Explores the causes and consequences of climate change on a global scale,covering the state of the science in layman's terms, the current and future social impacts of climate change, the global negotiations process, andclimate justice activism.
ENV S 135A. Principles of Environmental Planning
(4) WACK
Prerequisite: Upper-division standing.
Introduction to the history, theory, and trends of urban, regional, and environmental planning in both California and the United States. Field trips to local urban areas.
ENV S 135B. Advanced Environmental Planning
(4) WACK
Prerequisite: Environmental Studies 135A.
Advanced seminar applying principles presented in environmental studies 135A to regional and local government planning processes. Field analysis of local planning issues.
ENV S 136. Green Works - Exploring Technology and the Search for Sustainability
(4) FELDWINN
Prerequisite: Consent of instructor.
Enrollment Comments: Same course as Education 136.
A multi-disciplinary class examining the interplay of technology, society, science, and history. Investigate green technologies in an interactive class format designed to encourage discussion and debate. Innovative science and social science labs provide hands-on learning.
ENV S 136O. Sustainable Architecture: History and Aesthetics
(4) WELTER
Prerequisite: Not open to freshmen.
Recommended Preparation: Art History 5A or 6F.
Enrollment Comments: Same course as Art History 136O.
Course examines history and theory of sustainable and "green" architecture since the early twentieth century. Emphasis is placed on the critical analysis of a distinct "green" architectural aesthetic; the scope is global.
ENV S 139. Business and Environment
(4) PULVER
Prerequisite: Upper-division standing only
Enrollment Comments: Quarters usually offered: Spring.
Analysis of the practices of environmentally responsible firms and of thedrivers of business greening at the level of individual firms, particularindustries, and of the economy as a whole.
ENV S 141. Chemistry of Global Change
(4) CLARK
Prerequisite: Chemistry 1B and Math 3B, Math 34B or Environmental Studies 25.
Examines the fate of fossil fuel carbon dioxide within the context of theglobal carbon cycle. It will address questions such as: Which reservoirs have adsorbed the emitted fossil fuel carbon dioxide? Why has so littleof the emitted carbon dioxide entered the ocean? Why and how will the ocean chemistry change? What are the expected effects on the marine ecosystem? Includes a term paper, problem sets, and in-class exams.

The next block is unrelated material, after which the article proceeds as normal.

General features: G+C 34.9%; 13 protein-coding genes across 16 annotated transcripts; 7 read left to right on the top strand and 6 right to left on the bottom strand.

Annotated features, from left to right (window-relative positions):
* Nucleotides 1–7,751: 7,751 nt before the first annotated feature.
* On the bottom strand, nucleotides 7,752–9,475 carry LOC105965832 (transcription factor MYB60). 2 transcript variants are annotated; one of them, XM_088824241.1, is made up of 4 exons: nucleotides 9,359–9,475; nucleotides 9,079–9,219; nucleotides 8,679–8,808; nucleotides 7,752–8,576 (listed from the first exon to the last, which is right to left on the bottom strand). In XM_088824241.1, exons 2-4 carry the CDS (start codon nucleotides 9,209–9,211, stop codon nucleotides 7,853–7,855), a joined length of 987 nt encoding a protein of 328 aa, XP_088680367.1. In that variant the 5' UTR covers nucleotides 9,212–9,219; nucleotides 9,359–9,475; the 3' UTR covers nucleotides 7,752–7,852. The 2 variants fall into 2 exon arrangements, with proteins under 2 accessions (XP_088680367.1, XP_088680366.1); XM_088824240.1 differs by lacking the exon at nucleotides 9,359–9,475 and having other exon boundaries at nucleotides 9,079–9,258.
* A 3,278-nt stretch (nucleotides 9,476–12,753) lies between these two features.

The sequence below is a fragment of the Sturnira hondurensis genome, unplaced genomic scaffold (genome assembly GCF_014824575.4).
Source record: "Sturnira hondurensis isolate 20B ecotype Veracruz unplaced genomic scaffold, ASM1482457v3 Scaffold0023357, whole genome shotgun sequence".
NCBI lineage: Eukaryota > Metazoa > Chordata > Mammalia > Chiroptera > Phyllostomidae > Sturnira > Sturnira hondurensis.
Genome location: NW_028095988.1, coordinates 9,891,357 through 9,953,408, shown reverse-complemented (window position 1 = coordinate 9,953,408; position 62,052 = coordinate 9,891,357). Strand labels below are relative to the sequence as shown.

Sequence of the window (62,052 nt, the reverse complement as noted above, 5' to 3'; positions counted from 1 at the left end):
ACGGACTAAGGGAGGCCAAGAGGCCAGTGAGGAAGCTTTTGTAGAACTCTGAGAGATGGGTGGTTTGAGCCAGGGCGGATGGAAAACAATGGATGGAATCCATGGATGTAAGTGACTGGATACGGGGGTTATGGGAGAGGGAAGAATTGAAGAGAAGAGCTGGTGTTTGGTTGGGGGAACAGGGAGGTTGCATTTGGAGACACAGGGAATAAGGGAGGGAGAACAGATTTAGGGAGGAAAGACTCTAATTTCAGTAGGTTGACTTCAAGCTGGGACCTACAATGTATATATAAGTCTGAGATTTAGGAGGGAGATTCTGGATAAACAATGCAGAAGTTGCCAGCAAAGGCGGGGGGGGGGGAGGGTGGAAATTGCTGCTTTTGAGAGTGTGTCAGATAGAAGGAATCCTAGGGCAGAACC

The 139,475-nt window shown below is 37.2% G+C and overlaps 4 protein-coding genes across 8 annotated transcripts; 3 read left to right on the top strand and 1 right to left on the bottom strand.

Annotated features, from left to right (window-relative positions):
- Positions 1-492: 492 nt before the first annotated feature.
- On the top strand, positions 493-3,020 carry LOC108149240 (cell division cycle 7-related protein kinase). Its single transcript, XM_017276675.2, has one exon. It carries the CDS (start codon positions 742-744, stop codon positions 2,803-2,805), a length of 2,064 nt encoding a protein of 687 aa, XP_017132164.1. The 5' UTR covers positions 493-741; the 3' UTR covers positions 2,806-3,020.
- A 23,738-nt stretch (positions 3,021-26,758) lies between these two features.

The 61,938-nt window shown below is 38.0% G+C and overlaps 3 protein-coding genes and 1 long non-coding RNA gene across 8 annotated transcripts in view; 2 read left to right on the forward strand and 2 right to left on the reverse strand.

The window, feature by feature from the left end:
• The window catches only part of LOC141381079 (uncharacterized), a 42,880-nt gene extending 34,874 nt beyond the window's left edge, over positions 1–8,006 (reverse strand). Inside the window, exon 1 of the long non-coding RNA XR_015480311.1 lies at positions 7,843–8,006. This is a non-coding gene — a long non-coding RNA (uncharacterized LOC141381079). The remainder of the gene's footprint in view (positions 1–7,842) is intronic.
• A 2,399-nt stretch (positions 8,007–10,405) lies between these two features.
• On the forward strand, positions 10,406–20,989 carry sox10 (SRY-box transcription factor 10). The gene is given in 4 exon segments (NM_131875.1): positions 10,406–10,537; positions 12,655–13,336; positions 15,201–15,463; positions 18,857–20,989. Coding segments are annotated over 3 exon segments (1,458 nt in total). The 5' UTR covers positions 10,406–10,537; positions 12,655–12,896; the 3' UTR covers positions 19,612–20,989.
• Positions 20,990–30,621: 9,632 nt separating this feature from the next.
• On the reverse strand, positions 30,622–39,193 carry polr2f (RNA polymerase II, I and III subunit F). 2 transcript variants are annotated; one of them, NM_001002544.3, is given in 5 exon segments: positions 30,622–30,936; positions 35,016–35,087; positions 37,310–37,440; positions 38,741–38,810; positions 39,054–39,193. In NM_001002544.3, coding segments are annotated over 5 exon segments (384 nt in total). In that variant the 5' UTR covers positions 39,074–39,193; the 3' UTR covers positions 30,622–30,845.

ENV S 142. Microbes and the Human Environment
(4) SCHIMEL
Prerequisite: Chemistry 1A or Environmental Studies 15A; and, MCDB 20 or EEMB 22 or EEMB 2.
The Earth is a microbial planet. Most life on earth is microbial: bacteria, fungi, single-celled algae. Microbes control the climate and drive ecosystems. They also control human society: disease, enabling agriculture, and producing valued materials. Course will involve modules exploringhow microorganisms influence the human environment: Microbes in the Earth System, Agriculture, Industry, and Disease. In each module, we will explore important current news stories and develop some of the essential background science.
ENV S 143. Endangered Species Management
(4) STAFF
Prerequisite: Environmental Studies 2 and 1 or 3.
Recommended Preparation: Recommended preparation: Environmental Studies 125A.
Examination of the protection and management of endangered species through analysis of the state and federal endangered species acts. Topics include biodiversity, speciation and extinction rates, the history of endangered species legislation, and selected species' case studies.
ENV S 144. Form, Process And Human Use Of Rivers
(4) KELLER
Prerequisite: Mathematics 3A-B or 34A-B.
Recommended Preparation: Physics 1 or 6A/6AL or Geology 117.
Enrollment Comments: Same course as Geography 144.
Basic understanding of fluvial (river) hydrology. In-depth evaluation of channel form and fluvial processes and impact of human use of rivers.
ENV S 146. Animals in Human Society: Ethical Issues of Animal Use
(4) PELLOW
Prerequisite: Upper-division standing.
Recommended Preparation: Environmental Studies 1 or 3.
An exploration of the ethical issues which arise when humans interact with other animals, and an examination of conflicting attitudes toward the valueof animal life in such specific areas as food production, recreational activities, research and environmental protection.
ENV S 147. Air Quality and the Environment
(4) GARDNER
Prerequisite: Mathematics 3A or 34A or Environmental Studies 25; and, Chemistry 1A and 1B, or Environmental Studies 15A and 15B.
Types, sources, effects, and control of air pollution. Topics include gaseous pollutants particulates, toxic contaminants, atmospheric dispersion,photochemical smog, acid rain control measures, the clean air act and regulatory trends, indoor air.
ENV S 149. World Agriculture, Food, and Population
(4) CLEVELAND
Prerequisite: Upper-division standing.
Enrollment Comments: Same course as Geography 161.
Evolution, current status, and alternative futures of agriculture, food andpopulation worldwide. Achieving environmentally, socially, and economicallysustainable food systems; soil, water, crops, energy and labor; diversity, stability and ecosystems management; farmer and scientist knowledge and collaboration; common property management.
ENV S 151. Environmental Anthropology
(4) HOELLE
Prerequisite: Environmental Studies 1 or 3 or Anthropology 2.